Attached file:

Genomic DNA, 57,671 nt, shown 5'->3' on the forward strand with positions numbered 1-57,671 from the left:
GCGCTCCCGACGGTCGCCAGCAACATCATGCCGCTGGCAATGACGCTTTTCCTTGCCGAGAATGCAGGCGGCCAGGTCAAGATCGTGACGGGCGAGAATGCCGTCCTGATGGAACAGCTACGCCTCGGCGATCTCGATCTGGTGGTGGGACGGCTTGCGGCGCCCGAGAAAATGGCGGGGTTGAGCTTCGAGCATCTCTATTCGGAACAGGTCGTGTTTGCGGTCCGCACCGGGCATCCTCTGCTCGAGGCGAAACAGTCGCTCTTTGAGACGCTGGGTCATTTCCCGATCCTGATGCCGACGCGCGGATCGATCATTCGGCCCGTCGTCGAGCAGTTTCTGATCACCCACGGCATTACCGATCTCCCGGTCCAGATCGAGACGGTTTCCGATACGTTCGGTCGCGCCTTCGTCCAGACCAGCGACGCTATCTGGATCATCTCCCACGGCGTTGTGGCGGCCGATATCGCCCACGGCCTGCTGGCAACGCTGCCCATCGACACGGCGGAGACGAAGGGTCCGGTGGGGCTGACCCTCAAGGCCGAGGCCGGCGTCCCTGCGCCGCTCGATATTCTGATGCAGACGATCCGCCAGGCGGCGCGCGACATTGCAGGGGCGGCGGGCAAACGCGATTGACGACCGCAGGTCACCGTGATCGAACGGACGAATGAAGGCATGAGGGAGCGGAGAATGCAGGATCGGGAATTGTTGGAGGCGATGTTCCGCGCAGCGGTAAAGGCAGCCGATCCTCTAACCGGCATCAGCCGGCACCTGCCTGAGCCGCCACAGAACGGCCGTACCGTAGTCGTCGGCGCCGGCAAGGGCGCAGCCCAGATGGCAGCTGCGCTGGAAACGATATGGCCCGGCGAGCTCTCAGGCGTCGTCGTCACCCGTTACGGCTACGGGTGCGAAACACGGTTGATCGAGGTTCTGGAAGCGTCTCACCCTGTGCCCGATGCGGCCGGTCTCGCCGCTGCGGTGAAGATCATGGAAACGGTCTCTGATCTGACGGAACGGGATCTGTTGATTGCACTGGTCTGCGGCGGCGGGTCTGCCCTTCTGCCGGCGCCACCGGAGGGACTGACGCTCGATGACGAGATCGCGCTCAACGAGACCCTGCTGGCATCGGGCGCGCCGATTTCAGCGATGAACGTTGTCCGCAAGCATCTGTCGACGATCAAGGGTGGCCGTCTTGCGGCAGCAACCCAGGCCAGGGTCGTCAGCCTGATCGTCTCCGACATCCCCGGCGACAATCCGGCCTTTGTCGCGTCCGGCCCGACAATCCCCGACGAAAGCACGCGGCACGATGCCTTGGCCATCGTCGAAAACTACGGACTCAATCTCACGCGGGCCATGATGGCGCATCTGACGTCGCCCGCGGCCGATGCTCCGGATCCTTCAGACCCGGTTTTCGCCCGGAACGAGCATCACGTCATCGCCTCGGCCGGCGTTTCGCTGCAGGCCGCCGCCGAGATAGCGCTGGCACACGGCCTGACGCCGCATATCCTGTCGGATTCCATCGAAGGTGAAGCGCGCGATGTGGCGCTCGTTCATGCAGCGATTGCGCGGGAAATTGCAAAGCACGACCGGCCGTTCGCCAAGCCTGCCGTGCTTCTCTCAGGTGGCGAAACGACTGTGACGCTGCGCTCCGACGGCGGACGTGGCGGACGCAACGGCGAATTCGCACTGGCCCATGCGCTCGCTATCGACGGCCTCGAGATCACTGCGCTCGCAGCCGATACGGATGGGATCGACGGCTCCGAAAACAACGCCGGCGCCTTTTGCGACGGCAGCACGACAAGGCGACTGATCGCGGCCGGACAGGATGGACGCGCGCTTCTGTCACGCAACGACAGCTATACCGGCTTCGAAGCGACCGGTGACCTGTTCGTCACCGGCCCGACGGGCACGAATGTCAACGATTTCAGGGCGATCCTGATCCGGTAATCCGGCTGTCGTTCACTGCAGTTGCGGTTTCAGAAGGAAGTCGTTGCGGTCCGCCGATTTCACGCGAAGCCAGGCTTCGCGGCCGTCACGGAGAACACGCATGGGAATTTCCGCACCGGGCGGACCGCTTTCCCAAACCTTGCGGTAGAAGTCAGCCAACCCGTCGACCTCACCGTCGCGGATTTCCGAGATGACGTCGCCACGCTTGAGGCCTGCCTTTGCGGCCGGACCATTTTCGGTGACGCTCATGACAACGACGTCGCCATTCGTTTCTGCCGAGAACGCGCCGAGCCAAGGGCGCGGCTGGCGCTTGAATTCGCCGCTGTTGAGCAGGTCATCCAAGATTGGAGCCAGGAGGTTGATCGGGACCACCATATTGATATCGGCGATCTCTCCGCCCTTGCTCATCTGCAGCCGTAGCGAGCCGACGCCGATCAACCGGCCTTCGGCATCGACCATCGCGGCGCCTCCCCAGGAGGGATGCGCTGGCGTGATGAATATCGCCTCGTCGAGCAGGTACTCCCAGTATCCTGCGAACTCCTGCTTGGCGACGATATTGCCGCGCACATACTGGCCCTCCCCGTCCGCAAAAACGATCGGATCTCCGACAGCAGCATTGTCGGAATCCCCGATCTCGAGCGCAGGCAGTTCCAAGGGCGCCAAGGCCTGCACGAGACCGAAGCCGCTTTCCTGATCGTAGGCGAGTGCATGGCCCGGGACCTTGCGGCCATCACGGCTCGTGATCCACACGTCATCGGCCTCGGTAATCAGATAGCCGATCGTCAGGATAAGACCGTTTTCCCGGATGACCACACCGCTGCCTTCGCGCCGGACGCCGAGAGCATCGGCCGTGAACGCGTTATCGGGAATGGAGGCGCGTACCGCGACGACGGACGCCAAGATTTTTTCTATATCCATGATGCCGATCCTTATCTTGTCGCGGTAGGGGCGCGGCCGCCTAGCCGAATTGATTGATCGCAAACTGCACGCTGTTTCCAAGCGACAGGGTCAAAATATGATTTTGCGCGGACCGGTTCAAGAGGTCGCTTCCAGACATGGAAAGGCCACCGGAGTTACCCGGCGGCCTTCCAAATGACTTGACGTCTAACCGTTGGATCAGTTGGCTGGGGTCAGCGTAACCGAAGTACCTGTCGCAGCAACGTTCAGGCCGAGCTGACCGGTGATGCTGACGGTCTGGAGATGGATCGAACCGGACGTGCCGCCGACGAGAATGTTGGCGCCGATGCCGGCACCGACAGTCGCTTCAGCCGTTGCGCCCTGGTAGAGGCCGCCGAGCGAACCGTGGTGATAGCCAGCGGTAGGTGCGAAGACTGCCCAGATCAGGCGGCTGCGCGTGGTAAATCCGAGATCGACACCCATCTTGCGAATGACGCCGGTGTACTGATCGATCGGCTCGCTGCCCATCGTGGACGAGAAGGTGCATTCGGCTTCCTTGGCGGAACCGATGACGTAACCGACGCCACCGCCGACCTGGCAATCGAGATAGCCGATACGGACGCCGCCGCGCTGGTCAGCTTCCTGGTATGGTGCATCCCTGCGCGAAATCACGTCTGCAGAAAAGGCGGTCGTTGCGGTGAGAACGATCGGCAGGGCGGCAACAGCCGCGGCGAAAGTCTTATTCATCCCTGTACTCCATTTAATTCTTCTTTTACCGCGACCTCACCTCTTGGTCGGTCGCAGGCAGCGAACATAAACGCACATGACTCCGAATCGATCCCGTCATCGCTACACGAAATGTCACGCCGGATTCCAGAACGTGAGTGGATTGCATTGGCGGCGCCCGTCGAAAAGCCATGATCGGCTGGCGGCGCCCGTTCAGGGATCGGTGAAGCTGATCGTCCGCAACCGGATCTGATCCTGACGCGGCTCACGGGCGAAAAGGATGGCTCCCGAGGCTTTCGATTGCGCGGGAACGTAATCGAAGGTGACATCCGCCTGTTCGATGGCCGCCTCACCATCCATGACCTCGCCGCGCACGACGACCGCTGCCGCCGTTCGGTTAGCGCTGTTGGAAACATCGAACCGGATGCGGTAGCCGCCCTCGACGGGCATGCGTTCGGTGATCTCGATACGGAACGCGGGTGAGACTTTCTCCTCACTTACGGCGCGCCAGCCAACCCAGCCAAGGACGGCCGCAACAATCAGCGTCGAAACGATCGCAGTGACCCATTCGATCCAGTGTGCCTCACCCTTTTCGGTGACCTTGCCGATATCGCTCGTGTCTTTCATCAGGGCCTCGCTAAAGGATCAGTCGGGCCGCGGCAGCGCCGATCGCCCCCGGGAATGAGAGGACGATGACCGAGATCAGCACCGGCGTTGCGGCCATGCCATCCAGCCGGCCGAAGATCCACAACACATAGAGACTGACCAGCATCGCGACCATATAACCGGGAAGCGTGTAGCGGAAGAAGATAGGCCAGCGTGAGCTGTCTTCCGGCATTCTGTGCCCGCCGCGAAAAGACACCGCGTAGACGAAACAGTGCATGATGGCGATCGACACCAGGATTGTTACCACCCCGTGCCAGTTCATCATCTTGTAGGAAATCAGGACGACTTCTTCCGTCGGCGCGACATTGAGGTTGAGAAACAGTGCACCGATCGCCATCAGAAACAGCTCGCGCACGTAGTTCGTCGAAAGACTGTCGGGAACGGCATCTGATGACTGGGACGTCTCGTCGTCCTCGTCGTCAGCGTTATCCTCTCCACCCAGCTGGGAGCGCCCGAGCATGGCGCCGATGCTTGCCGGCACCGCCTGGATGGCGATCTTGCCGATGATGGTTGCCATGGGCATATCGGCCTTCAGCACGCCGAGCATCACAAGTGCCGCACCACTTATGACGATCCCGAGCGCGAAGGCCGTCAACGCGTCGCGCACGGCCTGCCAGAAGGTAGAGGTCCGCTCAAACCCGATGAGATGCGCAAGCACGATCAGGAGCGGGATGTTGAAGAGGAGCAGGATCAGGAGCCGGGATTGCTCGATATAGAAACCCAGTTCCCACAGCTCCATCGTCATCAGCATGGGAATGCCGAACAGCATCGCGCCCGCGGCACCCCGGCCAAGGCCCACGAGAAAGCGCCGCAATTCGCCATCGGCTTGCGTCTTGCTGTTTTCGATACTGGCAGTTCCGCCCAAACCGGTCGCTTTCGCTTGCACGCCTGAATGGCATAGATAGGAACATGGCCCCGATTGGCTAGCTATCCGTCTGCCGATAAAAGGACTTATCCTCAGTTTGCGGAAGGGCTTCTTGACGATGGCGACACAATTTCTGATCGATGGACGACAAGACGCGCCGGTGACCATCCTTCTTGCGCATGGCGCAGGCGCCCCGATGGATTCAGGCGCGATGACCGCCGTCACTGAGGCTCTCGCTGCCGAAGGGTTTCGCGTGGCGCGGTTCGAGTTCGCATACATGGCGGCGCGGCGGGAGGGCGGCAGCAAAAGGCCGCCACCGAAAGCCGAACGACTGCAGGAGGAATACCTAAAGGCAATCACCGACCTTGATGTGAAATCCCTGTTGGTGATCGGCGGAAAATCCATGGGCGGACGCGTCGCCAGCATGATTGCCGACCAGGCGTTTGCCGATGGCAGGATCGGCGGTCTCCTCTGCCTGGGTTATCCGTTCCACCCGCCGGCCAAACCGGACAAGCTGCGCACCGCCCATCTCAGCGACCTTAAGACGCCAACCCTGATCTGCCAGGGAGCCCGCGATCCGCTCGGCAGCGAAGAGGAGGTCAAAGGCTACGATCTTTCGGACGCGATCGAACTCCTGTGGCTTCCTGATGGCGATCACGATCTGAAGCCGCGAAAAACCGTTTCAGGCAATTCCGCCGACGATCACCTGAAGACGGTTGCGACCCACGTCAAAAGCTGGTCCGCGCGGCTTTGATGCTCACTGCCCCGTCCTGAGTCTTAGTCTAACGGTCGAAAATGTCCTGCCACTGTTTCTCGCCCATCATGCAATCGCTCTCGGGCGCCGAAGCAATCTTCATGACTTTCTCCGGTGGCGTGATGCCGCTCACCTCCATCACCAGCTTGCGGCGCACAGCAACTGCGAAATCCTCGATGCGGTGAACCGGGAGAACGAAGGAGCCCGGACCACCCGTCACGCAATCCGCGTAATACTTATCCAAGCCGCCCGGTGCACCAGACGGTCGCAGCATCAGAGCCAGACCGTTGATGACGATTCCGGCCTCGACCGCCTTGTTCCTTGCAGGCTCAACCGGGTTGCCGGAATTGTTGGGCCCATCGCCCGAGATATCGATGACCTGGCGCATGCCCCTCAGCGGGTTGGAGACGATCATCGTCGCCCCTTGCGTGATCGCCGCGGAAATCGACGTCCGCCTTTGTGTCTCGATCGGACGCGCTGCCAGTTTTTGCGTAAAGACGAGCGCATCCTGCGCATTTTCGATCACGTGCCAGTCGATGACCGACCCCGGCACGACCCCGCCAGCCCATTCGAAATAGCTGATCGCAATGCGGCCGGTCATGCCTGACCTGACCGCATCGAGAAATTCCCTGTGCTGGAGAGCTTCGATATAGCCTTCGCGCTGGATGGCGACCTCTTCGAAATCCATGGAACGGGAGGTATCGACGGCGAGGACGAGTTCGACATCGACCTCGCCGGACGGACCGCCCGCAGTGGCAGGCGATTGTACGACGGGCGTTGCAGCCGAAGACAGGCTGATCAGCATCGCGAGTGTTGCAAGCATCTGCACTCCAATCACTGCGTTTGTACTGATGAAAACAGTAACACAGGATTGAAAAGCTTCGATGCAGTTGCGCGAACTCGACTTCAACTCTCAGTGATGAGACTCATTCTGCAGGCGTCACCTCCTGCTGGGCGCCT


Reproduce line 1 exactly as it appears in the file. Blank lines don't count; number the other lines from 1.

Genomic DNA, 57,671 nt, shown 5'->3' on the forward strand with positions numbered 1-57,671 from the left: